When Vasile Toch was elected President of the Society of Scottish Artists (SSA) in March 2023, the Romanian born émigré decreed to give Scotland’s oldest and largest artist-led organisations a shake-up. The first fruits of this are to be found in the SSA’s annual exhibition, which, for only the third time in its 125-year existence, moves out of its regular venue at the Royal Academy Building in Edinburgh to take over the Maclaurin Gallery in Ayr.
Here, the SSA show features some 175 artworks across all forms by its members. The exhibition also features work by fifteen recent graduates from Scottish art schools. These young artists are all recipients of SSA awards following visits to degree shows by SSA selectors. A series of moving image works are staged by artist collective, CutLog, while the exhibition features new work by the Maclaurin Gallery’s patron, Peter Howson. Outwith Ayr, an SSA satellite exhibition, Connect and Grow, will run at Cass Art in Glasgow.
While there are moves afoot for a permanent home for the SSA in Edinburgh, dialogues are also ongoing with art galleries and museums across Scotland to make the SSA’s presence felt more beyond the central belt. Toch and the SSA are also looking to make international connections. As opening statements go, Toch’s ambitions for the organisation are outward looking and dynamic.
“This exhibition is part of a grander plan to expand the SSA’s impact on to the Scottish scene,” Toch says. “One of my main aims is to try to get our exhibitions seen in other places in Scotland apart from Edinburgh. “At the moment we only have one exhibition a year, but next year we’ll have five. One is in Romania in Bucharest, the others are in Scotland, all over the place. In 2025 we go to Amsterdam. I hope that will bring a focus from the public on what the SSA means, and how we can be a very important agent on the cultural scene.”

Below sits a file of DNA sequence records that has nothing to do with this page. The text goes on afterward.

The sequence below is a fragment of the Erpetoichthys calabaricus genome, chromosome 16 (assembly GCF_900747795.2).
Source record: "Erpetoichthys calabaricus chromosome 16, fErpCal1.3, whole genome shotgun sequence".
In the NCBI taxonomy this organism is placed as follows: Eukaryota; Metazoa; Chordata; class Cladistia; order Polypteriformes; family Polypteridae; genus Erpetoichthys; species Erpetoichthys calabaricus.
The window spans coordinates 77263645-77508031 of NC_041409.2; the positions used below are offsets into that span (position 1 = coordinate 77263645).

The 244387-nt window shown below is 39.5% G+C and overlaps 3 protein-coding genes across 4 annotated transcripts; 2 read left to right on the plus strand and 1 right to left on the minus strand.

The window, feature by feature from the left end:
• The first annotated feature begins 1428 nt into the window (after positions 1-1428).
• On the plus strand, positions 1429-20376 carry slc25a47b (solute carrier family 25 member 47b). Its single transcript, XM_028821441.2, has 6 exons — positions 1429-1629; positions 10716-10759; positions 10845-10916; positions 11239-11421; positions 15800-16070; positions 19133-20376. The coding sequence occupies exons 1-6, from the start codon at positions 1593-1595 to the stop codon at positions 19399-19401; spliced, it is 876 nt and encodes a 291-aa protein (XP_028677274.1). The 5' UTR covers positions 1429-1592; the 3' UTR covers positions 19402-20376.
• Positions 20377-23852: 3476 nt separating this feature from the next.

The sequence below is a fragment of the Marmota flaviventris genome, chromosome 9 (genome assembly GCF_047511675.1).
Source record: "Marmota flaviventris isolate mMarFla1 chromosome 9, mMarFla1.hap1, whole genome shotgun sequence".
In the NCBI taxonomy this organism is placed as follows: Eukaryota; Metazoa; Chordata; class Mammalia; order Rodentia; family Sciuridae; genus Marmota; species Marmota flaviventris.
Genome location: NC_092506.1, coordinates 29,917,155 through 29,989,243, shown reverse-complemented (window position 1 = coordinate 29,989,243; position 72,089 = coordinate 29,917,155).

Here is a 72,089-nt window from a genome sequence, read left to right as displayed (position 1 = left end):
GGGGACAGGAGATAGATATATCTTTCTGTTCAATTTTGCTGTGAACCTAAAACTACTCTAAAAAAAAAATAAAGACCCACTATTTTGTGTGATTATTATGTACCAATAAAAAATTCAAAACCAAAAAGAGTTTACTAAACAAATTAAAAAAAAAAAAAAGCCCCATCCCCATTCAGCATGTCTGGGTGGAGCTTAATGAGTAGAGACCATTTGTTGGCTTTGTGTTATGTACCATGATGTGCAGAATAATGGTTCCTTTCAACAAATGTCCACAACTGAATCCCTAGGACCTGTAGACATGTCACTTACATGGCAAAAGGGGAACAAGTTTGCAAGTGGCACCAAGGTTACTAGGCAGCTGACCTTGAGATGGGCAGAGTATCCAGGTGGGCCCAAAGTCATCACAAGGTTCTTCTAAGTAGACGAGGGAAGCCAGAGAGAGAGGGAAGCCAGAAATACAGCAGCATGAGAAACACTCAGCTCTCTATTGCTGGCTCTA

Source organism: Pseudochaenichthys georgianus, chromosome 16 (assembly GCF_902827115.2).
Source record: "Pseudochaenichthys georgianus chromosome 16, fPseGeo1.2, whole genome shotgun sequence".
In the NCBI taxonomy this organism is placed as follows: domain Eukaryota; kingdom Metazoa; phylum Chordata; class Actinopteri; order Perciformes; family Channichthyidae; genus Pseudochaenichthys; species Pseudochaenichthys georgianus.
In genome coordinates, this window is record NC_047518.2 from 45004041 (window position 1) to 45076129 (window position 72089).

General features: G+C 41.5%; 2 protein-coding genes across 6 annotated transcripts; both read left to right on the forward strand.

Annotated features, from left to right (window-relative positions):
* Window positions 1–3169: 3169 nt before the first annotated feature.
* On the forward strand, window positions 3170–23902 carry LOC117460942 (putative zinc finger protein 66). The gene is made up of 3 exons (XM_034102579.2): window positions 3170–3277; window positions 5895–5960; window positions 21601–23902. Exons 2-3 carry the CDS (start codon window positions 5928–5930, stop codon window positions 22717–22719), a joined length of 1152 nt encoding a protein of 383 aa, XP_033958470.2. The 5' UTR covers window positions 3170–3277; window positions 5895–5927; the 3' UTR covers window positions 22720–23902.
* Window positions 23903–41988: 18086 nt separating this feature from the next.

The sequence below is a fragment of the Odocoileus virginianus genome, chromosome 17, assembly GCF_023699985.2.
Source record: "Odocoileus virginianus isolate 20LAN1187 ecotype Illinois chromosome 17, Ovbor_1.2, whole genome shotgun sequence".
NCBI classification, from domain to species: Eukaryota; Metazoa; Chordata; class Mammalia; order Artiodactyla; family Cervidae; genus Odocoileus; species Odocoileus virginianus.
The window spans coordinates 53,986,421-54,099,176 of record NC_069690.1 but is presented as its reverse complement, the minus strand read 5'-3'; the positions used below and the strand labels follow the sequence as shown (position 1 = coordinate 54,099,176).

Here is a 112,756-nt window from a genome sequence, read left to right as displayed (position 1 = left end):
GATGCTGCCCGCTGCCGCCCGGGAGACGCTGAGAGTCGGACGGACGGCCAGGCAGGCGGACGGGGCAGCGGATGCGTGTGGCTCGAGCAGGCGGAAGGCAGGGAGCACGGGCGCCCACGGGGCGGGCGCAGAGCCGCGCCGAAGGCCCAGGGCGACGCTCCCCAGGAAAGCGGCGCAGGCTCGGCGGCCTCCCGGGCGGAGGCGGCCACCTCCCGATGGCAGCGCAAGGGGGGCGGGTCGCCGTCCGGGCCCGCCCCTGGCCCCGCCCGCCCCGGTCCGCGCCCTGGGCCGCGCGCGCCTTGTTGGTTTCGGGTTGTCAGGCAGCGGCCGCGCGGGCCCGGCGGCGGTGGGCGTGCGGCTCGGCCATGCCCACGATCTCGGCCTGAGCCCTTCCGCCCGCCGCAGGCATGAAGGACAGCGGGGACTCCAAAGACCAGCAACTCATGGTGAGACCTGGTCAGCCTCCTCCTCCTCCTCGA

A successful architect by trade, and an even more successful sculptor in practice, Toch has been an SSA member since 1988 after arriving in Scotland a year earlier. Toch’s flight from Romania, then under Communist rule, saw him smuggle out one of his works, which won an award at Cleveland International Drawing Bienniale in Teeside. While it would normally have been impossible for Toch to leave Romania, the government thought it would be useful propaganda to allow him to attend the exhibition opening. Toch never went back.
“After I arrived here, I couldn't believe I could speak freely,” he says. “So I was speaking to all kinds of television and radio stations. I later found out that the Communist Romanian embassy would have liked to have a word with me, or send someone to silence me as much as possible, if not for good, but they didn't have the money for the tickets to send someone to Edinburgh.”
Within a year Toch had been introduced to Richard Demarco, who showed Toch’s work in Edinburgh. Demarco became a significant figure in Toch’s personal history, and the pair have exhibited together many times. While Toch recently showed work in Paris, the SSA remains his priority
“The importance of the SSA firstly is in connecting,” he says, “and bringing avant-garde art from Scotland the people. Second, I want the SSA to contribute to the education of younger generations in the spirit of art. Last but not least, I want to get Scottish art out there on the international scene, and the SSA to be Scottish ambassadors for art.”